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The Uniqueness of Western Civilization (2011)

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This book has five separate but closely related objectives. First, it seeks to trace the ideological sources behind the multicultural eff ort to “provincialize” the history of Western civilization. It will be argued that the devaluation of Western culture that swept the academic world starting around the 1960s was part of a wider and newly emerging intellec-
tual movement that included the rise of anthropological relativism, critical theory, dependency theory, evolutionary materialism, post-modernism, feminism, and identity politics.

The second aim is to assess the empirical adequacy of a highly influential set of revisionist works published in the last two decades dedicated to the pursuit of dismantling the “Eurocentric” consensus on the “rise of the West.” Th e focus will be on explicating, interpreting, connecting, systematizing, supplying background information, and refuting the arguments of multicultural revisionists who claim that there were “surprising similarities” between the West and the non-Western world as late as 1800–30 and that the Industrial Revolution was the one transformation that fi nally set Europe on a different path of development. Th is book is quite determined in its eff orts to demonstrate that the entire revisionist school is founded on precarious and tendentious claims in its attempts to rewrite the history of the West.

The questionable pursuit of the revisionist school will be addressed by means of a conscientious analytical and detailed review of a vast body of secondary sources and fi ndings.
Th e third objective of this book will be to argue that the traditional Eurocentric historiography on the rise of the West still holds much significance despite the unrelenting criticisms it has faced in the last few decades. Th e standard historiography includes the classical exponents of Europe’s uniqueness as well as contemporary historians and sociologists whose primary interests are directed towards debating the causes of Europe’s ascendancy. In defending their perspectives, this book will also go beyond them by considering numerous additional sources from historians of Europe who have written about Western achievement from the ancient Greeks to the present. Th e central contention will be that the West has always existed in a state of variance from the rest of the world’s cultures. For example, some of the most significant divergences would include the “Greek miracle,” the Roman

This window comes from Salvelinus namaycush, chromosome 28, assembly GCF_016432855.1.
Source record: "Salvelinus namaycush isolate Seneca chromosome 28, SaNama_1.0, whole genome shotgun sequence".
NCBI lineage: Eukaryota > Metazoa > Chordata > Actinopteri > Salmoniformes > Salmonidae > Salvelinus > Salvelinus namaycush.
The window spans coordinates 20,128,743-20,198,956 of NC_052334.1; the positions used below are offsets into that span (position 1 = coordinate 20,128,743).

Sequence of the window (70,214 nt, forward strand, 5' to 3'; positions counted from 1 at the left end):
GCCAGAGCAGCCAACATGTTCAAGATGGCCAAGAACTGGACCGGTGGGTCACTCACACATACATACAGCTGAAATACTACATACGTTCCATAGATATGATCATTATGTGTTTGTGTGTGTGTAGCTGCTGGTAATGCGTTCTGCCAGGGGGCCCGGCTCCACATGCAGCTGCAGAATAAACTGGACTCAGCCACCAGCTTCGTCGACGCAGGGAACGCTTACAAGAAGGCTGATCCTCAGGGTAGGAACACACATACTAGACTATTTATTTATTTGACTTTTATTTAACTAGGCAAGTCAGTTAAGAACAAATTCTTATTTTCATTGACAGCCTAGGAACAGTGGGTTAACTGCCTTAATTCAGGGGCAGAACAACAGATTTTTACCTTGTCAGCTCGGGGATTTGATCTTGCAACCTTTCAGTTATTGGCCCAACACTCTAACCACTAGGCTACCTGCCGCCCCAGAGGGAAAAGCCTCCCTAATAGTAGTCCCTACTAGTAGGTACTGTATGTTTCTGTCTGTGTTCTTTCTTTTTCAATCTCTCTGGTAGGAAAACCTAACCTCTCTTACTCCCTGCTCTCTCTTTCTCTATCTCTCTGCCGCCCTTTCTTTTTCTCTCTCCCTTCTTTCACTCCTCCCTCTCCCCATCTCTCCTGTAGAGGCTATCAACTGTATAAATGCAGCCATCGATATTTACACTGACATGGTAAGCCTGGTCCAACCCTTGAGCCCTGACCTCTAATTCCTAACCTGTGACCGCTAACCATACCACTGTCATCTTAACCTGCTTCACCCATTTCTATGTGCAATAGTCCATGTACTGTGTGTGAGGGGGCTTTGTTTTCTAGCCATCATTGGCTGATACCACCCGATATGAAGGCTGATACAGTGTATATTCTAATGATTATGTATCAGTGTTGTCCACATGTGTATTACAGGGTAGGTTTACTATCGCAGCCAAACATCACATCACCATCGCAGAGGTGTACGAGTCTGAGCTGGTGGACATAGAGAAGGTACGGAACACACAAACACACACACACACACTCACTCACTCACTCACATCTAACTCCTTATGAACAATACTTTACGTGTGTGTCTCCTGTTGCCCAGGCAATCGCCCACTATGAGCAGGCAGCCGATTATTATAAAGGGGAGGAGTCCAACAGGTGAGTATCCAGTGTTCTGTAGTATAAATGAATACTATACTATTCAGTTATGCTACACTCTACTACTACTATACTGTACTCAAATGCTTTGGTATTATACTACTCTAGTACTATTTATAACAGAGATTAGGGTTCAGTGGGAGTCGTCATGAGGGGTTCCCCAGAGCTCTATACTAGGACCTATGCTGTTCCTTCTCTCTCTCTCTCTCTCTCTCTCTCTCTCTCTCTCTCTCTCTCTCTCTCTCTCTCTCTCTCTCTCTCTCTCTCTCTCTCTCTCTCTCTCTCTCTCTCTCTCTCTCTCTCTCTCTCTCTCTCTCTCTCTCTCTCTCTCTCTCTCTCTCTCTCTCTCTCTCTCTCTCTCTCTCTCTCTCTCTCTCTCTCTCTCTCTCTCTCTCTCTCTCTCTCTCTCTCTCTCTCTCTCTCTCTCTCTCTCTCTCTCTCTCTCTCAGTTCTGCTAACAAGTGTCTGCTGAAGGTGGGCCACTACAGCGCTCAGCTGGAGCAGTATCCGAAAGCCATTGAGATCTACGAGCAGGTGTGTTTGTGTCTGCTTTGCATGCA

invention of the legal persona, the Papal revolution, the invention of mechanical clocks, the Portuguese voyages of discovery, the Gutenberg revolution, the Cartographic revolution, the Protestant reformation, the “rational” mercantilist state, and the “industrial enlightenment.” As such, the main question is not ‘why modern science emerged in Europe
and not in the civilizations of Islam and China,’ nor ‘why England industrialized first;’ rather, it has to do with ‘why the great accomplishments in the sciences and arts have been overwhelmingly European.’

The fourth objective is to insist that the development of a liberal-democratic culture was an indispensable component of the rise of the West. Th ere is more to a modern agent in Western culture than a scientific or industrialized person who performs specialized roles based on effort and merit. The ideals of freedom and the reasoned pursuit of truth were cultivated and realized in the course of Western time.

Finally, the book will argue that the roots of the West’s “restless” creativity and libertarian spirit should be traced back to the aristocratic warlike culture of Indo-European speakers. The Indo-Europeans were a distinctively pastoral, horse-riding, mobile, and war-oriented culture governed by a spirit of aristocratic egalitarianism. As this book will demonstrate, the primordial basis for Western uniqueness lay in the ethos of individualism and strife. For Indo-Europeans, the highest ideal of life was the attainment of honorable prestige through the performance of heroic deeds.

This book’s clear admiration for Western civilization, its higher cultural legacy, and its aristocratic roots will likely satisfy none of the politically sensitive and motivated orthodoxies currently in vogue in academia. I am also aware that I have risked making arguments about areas of history I know little about. Hopefully I will have compensated somewhat for this lack by paying serious attention to the most pertinent, intelligent, and prominent secondary sources available to us. I should be satisfied if this book were to add some amount of fruitful controversy over this inexhaustible subject.